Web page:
The International Commission on Non‐Ionizing Radiation Protection (ICNIRP) found no evidence suggesting 5G technologies pose a risk to human health, following a seven-year-long scientific study into the field.

In an update of guidelines last issued in 1998, the body detailed research covering 5G, AM and DAB radio, Wi-Fi, Bluetooth, and 3G and 4G phones. In a statement, ICNIRP chair Eric van Rongen said the most important outcome from its studies was “that 5G technologies will not be able to cause harm when these new guidelines are adhered to”.

He added the suggestions were more appropriate than its prior guidelines, which were “conservative in most cases”.

The body based its guidance on scientific reports prepared for the World Health Organisation, the European Commission, national expert groups and continuous monitoring of new research.

Van Rongen claimed the new principles offered “better and more detailed exposure guidance in particular for the higher frequency range, above 6GHz, which is of importance to 5G and future technologies using these higher frequencies”.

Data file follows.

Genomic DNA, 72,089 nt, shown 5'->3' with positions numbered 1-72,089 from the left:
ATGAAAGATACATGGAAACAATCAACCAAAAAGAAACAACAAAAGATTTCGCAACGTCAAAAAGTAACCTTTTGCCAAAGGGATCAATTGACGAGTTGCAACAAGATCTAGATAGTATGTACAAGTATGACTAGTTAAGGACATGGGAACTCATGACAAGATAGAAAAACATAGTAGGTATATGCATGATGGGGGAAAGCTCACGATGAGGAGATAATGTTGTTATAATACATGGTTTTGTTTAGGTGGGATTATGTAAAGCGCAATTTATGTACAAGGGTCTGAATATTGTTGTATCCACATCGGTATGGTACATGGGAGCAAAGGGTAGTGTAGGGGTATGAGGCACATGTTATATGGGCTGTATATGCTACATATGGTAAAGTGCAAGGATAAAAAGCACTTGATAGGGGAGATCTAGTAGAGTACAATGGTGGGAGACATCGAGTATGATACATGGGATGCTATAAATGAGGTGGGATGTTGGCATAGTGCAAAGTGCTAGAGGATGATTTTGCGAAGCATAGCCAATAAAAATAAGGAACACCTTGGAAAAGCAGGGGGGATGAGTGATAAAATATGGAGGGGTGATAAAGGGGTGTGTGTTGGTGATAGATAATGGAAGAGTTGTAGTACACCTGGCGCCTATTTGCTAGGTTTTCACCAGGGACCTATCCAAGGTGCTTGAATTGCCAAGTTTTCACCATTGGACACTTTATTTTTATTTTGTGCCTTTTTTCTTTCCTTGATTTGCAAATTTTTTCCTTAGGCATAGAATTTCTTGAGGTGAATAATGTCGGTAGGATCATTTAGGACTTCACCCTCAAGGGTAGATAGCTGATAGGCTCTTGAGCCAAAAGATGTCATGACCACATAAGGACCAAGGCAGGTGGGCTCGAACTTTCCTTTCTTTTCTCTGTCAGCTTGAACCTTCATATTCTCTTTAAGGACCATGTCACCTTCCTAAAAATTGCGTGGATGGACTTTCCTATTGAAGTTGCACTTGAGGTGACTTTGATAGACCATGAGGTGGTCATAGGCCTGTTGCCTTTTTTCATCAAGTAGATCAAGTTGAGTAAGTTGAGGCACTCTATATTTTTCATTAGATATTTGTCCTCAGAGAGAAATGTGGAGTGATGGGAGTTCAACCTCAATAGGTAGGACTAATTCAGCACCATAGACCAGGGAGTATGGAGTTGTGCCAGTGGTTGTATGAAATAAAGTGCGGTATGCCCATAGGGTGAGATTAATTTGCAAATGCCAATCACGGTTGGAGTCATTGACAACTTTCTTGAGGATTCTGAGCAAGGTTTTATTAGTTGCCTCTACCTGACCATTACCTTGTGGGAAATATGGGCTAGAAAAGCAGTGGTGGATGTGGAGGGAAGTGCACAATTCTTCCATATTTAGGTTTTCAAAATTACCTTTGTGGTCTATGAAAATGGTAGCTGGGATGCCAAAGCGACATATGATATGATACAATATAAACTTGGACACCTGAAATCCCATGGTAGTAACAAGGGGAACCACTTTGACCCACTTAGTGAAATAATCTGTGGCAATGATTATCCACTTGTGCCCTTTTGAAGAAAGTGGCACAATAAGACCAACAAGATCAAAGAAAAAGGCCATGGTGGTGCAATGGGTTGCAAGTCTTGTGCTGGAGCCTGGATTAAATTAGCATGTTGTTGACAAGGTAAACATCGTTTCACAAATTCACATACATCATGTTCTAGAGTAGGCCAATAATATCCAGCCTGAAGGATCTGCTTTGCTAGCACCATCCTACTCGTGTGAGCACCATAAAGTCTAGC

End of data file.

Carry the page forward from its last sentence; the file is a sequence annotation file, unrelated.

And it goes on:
ICNIRP outlined restrictions for frequencies above 6GHz, which include limiting whole-body exposure, a restriction on exposure to small regions of the body of less than six minutes, and a reduction of the maximum permitted exposure over a small body area.

Mobile industry association GSMA said the updated guidelines retained “a high level of protection, with limits set well below the thresholds for established hazards for all radio frequencies from 2G to 5G”.

The Association noted the refresh would not alter the global rollout of the next-generation networks, as measurements today showed “total exposure from all 5G mobile communication signals remains similar to existing mobile networks and well below the updated international safety guidelines”.